$36.1m committed to AGIG’s renewable hydrogen project

AGIG Wodonga

The Australian Gas Infrastructure Group (AGIG) has reached a financial close on its Hydrogen Park Murray Valley development.

The Australian Renewable Energy Agency (ARENA) has committed $36.1 million to AGIG for the 10 MW electrolyser deployment in Wodonga, Victoria.

The project builds on ARENA’s existing work in renewable hydrogen and strong track record of delivering transformative projects in the energy transition in pursuit of net zero.

The Hydrogen Park Murray Valley project will produce renewable hydrogen to initially be blended into the local natural gas distribution network, owned by Australian Gas Networks, part of AGIG.

The facility will be located next to North East Water’s Wodonga Wastewater Treatment Plant. Once complete, the project will be the largest renewable hydrogen facility on the east coast and equal largest in Australia.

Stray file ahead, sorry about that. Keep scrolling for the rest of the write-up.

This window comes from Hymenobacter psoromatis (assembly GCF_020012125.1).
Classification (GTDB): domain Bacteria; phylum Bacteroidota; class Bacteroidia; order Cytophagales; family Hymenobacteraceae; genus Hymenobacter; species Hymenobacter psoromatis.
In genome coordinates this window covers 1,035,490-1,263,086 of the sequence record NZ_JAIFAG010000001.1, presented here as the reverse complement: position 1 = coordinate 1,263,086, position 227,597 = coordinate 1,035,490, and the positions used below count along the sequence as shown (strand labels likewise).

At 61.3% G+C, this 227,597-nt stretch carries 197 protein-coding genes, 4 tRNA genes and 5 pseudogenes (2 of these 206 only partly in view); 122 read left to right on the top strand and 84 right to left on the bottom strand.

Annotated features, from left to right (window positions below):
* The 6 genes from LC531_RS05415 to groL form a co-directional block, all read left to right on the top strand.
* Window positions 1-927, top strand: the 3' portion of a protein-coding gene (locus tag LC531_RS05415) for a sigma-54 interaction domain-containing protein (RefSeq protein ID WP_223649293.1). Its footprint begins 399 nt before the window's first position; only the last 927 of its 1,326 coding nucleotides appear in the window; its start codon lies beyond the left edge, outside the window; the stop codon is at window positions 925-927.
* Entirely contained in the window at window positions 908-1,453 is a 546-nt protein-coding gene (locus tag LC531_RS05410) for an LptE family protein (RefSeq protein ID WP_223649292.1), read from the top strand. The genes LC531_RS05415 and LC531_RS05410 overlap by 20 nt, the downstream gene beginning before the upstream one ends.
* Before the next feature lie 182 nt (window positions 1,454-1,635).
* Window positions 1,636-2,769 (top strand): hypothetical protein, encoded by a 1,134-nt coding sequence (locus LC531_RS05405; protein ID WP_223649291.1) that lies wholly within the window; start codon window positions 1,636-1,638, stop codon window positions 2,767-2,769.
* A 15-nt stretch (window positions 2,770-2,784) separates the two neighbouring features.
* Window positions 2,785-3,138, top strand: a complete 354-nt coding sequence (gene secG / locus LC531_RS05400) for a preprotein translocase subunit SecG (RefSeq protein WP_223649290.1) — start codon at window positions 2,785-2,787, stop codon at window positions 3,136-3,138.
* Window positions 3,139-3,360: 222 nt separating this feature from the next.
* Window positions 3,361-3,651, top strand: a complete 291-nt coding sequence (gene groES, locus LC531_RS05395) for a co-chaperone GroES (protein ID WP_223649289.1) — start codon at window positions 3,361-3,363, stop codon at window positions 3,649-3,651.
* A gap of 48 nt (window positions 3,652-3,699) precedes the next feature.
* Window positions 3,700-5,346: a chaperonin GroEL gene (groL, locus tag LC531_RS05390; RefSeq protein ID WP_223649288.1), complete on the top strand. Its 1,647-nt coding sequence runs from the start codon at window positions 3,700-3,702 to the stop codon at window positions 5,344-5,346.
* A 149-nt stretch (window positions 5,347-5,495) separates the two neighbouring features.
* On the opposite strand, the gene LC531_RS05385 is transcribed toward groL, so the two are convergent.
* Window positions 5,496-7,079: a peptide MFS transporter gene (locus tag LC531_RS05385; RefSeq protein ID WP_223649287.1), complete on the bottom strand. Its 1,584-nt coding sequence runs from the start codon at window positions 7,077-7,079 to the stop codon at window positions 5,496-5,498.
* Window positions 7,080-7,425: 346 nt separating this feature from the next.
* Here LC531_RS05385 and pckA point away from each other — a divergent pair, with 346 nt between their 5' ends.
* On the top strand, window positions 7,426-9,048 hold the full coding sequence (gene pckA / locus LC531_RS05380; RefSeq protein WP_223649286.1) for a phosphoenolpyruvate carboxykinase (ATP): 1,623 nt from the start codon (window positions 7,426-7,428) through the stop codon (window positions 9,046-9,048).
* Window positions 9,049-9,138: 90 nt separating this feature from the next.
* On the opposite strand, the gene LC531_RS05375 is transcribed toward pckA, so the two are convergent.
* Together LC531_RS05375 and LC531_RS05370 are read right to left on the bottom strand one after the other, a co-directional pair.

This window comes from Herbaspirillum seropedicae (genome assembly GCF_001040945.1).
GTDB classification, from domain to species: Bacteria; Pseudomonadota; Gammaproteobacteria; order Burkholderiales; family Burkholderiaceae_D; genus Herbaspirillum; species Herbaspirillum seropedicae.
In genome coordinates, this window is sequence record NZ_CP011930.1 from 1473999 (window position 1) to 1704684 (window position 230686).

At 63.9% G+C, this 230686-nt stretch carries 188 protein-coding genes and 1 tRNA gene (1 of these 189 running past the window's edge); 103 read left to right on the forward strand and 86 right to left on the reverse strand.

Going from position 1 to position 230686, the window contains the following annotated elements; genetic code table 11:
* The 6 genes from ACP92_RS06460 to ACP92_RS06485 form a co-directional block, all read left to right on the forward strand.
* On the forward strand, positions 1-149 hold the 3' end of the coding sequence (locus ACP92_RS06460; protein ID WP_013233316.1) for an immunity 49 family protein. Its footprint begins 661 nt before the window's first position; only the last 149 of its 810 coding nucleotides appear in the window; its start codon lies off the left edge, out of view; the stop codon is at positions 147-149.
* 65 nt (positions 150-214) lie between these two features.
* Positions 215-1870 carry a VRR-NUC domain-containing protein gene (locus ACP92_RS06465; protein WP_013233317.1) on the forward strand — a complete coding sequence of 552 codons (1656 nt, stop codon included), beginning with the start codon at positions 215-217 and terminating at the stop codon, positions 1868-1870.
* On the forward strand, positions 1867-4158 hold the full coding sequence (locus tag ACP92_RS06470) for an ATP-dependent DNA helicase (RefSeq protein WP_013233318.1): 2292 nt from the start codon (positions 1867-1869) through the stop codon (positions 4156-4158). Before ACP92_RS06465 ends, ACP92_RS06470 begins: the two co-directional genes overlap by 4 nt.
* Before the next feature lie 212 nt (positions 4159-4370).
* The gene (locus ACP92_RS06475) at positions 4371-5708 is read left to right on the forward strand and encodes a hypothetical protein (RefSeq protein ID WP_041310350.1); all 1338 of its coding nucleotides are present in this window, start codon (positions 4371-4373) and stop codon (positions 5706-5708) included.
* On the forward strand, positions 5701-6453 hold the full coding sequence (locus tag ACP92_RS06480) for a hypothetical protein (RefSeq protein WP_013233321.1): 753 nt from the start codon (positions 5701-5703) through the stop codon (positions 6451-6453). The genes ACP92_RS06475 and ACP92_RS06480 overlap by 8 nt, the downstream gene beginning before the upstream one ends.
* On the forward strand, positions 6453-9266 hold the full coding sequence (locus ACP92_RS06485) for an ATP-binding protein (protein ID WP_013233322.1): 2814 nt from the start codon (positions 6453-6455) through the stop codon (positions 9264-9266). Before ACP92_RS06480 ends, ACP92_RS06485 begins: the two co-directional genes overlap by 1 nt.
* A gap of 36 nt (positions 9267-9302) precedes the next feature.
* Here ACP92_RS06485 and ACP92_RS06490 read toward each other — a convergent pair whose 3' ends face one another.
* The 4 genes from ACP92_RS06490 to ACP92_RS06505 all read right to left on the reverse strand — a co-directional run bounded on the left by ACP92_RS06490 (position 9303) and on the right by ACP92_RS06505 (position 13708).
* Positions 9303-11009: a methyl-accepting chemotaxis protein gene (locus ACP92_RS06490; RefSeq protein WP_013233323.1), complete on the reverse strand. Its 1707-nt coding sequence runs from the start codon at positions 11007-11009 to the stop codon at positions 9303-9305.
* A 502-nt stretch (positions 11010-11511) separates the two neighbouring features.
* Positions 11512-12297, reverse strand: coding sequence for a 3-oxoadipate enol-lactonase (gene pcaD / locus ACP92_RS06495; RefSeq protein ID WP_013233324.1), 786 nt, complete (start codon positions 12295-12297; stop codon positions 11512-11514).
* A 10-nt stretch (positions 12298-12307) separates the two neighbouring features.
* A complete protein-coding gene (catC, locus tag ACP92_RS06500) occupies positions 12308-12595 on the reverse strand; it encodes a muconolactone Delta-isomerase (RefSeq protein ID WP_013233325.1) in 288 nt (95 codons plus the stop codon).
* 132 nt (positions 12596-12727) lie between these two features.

The renewable hydrogen produced will displace natural gas supplied to local customers and industry at blends of up to 10 per cent, reducing carbon emissions with no change to amenity for gas users.

AGIG CEO Craig de Laine said the company is proud to work with both the Australian and Victorian Governments on this landmark project.

“The strong support received from both the Australian and Victorian Governments demonstrates the importance of renewable hydrogen to decarbonising energy across Australia. We thank all our project partners and key stakeholders, including the Albury-Wodonga community for their contribution to the project to date,” he said.

Hydrogen Park Murray Valley is the second 10 MW project supported by ARENA to reach financial close after the first, Engie’s Project Yuri in the Pilbara, achieved the milestone in September 2021. Both were funded as part of a $103 million competitive funding round for commercial scale hydrogen electrolyser projects.

ARENA CEO Darren Miller said the project is paving the way for renewable hydrogen in Australia.

“It’s essential to scaling up Australia’s renewable hydrogen industry that we get these first-generation projects up and running,” he said.

“Producing renewable hydrogen on this scale has never been done in Australia. The lessons we learn here will help inform our hydrogen industry as it grows from its early stages to a pillar of the net zero economy.”

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